- Formulation of special export monetary policy to protect exporters against a strong position of Taka against the US dollar. So, Bangladesh Bank’s policy should be to maintain the currency value and not allow appreciation for the sake of exporters.
- Canceling the provision of Bangladesh Bank, which prevents a group of companies from getting all kinds of banking facilities when one of the group’s units becomes a defaulter.
- Adopting special refinancing schemes to provide loans from the foreign currency reserve of Bangladesh Bank with a lower interest rate for modernization and automation of factories.
- Extending deferred payment time limit of Bangladesh Bank from one year to five years in case of importing capital machinery.
- Additional 5 percent cash incentive should be provided on FOB values of exported garments for next few years. Moreover, cash incentives should be provided to the Primary Textile industry too.
- There can be a policy on using some amount from the reserved fund to import technologies for industries. Businesses can present a proposal on how Bangladesh Bank can accelerate technical excellence in the industrial sector by utilizing the reserve fund.
Revisiting NBR-Customs regime
- Withdrawal of source tax from the exports of ready-made garments for two years and providing 2 percent special incentives to protect the industry.
- Digitalizing the bond system for auto-renewal of customs bonds and ensuring the transparency of bonds.
- Withdrawal of VAT on all local products and services.
- To increase the manpower of customs and shift the customs office from Khulna to Mongla.
Harboring product value-addition
- Adopting a special strategy and effective measures to manufacture value-added products with design and innovation. Therefore, RMG conglomerates should increasingly focus on R&D and design to move up the value chain and cater to higher-value brands.
- We are still producing only basic T-shirts, polo shirts and tops-bottoms, which are basically cotton based. So, diversification of products is also very important.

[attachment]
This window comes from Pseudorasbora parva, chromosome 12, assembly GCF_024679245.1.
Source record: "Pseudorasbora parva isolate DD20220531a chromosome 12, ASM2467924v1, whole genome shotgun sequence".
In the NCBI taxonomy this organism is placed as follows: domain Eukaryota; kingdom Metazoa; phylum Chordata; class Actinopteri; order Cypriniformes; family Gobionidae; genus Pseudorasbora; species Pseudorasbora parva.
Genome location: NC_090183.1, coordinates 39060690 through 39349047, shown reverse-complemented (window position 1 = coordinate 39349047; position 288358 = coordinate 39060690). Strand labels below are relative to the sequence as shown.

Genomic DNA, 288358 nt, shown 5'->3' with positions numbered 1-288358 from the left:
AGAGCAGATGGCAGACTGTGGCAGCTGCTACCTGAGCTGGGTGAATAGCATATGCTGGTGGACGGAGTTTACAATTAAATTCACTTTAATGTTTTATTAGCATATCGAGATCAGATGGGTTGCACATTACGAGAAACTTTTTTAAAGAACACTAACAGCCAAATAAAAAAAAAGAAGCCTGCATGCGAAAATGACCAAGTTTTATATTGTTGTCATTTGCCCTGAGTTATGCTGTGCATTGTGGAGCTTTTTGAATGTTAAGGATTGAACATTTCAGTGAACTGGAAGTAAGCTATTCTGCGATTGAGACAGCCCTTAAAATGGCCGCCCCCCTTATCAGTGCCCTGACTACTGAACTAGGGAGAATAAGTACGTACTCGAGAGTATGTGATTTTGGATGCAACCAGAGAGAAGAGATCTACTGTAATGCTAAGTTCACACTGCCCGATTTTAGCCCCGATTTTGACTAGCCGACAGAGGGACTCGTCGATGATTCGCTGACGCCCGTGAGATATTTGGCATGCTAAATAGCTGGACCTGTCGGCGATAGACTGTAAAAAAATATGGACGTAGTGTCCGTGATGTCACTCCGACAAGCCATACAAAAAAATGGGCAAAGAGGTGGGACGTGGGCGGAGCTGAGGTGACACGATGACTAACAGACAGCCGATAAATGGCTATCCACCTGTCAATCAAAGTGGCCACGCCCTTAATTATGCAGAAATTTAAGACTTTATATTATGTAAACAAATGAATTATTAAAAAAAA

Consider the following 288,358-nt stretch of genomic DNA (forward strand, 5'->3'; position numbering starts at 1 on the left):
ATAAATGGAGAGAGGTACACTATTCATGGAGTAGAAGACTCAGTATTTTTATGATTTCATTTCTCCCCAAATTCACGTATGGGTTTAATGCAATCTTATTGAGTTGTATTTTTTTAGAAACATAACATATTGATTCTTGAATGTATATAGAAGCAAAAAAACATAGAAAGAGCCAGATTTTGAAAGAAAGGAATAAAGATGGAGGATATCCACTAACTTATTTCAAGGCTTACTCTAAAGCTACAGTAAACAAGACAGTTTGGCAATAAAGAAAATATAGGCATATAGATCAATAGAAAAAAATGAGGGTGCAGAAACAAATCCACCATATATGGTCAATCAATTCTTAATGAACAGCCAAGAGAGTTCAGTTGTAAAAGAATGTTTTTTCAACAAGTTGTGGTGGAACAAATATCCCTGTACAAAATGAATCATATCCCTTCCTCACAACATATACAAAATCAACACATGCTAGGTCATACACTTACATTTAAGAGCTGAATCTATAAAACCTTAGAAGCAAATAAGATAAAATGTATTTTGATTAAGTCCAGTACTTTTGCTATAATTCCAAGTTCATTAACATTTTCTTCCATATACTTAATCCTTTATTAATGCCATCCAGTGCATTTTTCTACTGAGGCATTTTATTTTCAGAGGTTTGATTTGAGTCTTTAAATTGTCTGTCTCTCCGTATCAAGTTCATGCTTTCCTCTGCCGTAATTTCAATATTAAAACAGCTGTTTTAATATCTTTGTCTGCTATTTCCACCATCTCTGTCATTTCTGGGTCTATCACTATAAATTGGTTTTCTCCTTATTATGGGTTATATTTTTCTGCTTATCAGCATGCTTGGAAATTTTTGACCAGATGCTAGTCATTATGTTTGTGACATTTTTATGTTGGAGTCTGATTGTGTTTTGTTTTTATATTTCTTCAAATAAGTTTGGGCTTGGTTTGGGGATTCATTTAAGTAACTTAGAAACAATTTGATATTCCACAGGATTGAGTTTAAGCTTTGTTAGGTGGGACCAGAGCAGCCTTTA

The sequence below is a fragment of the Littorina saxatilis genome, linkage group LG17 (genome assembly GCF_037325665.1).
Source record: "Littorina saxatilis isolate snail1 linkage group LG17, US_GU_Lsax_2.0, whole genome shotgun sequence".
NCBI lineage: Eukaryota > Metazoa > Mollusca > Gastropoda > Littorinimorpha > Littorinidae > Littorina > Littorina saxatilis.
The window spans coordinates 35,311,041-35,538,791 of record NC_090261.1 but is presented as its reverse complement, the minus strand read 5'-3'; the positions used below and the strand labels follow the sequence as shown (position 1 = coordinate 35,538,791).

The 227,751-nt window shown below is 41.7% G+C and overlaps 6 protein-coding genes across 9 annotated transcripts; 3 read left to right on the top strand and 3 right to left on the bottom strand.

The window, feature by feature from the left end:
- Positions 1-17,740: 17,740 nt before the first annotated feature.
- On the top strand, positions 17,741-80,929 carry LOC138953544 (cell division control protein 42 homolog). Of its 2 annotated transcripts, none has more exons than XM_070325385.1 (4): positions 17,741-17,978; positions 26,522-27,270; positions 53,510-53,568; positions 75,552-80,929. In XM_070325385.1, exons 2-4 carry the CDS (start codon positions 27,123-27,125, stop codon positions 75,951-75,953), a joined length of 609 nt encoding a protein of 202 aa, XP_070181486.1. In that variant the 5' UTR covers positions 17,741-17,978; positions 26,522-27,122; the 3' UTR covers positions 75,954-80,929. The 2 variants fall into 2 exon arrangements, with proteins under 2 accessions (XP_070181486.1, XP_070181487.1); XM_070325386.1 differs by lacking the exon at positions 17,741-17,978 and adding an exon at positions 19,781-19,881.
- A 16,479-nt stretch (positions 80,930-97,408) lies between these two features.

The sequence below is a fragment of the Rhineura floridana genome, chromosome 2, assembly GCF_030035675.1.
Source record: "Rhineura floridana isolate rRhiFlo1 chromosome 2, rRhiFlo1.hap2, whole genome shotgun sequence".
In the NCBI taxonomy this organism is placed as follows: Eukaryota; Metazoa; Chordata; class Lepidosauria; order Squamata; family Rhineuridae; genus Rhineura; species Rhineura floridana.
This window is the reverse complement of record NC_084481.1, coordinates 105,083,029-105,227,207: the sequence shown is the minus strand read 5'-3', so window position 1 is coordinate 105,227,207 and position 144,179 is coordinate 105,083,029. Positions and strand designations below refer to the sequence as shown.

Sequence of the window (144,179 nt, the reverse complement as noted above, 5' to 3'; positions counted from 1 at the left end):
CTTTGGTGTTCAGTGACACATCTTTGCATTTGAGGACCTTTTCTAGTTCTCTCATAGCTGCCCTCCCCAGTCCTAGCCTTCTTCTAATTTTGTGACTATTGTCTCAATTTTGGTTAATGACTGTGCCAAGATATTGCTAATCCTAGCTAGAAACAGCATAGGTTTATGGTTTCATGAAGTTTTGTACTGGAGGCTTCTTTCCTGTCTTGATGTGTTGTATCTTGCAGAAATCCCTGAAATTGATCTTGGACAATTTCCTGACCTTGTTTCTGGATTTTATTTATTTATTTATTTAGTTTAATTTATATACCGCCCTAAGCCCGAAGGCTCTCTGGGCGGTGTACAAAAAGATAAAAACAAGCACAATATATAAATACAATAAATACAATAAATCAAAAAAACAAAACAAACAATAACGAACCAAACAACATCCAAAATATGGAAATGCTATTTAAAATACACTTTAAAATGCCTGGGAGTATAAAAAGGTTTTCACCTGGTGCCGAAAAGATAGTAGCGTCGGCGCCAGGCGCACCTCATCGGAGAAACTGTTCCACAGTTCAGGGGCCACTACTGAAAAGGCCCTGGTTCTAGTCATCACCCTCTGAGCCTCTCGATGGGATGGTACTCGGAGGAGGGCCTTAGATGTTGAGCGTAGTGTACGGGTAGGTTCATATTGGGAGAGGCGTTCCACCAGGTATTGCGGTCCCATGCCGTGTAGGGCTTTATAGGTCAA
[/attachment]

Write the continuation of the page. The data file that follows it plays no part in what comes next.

- Removing existing obstacles at Chittagong port, Dhaka airport and Benapole land port; taking measures to raise capacity standards of the ports. So that we can do better in ‘Fast to Market’ issue similarly doing in the ‘Fast to Fashion’ issue.
- Taking necessary measures to relocate small and medium factories by establishing ICD and special economic zones in areas adjacent to the capital city. Moreover, all haphazardly built factories and other relevant backward industries should be shifted to economic zones quickly.
- The developments in the Dhaka airport can be replicated in Chittagong port.
- Detailed plans need to be drawn up to increase the navigability of the naval routes.
- Both sides of the road from Tongi to Gazipur have been illegally occupied. Additionally, the Ashulia road could not be upgraded to 4 lanes even after putting much effort. Moreover, the area lacks a proper sewerage system. Despite these bottlenecks, around 25% of our export earnings come from this region. So, to combat the anomalies existing there, we will have to draw up a plan as to how we can come out of this situation and work together to realize the potential.
- Evidently, our ready-made garment industry is now doing a lot of good works, but there is a lack of proper branding. So, branding the unprecedented success of Bangladesh’s RMG industry in ensuring a safe working environment after the Rana Plaza incident and the silent revolution for greenery industrialization is of utter importance. In doing so, we will be able to overcome our image crisis if we become united against the negative propagandas.
- There should be a specific policy for handling the media to deal with the negative campaigns in the media against the ready-made garment industry.
Lastly, it is to reiterate that the government must aggressively pursue remedial measures to safeguard the RMG industry from shrinkage. Time is of critical essence right now!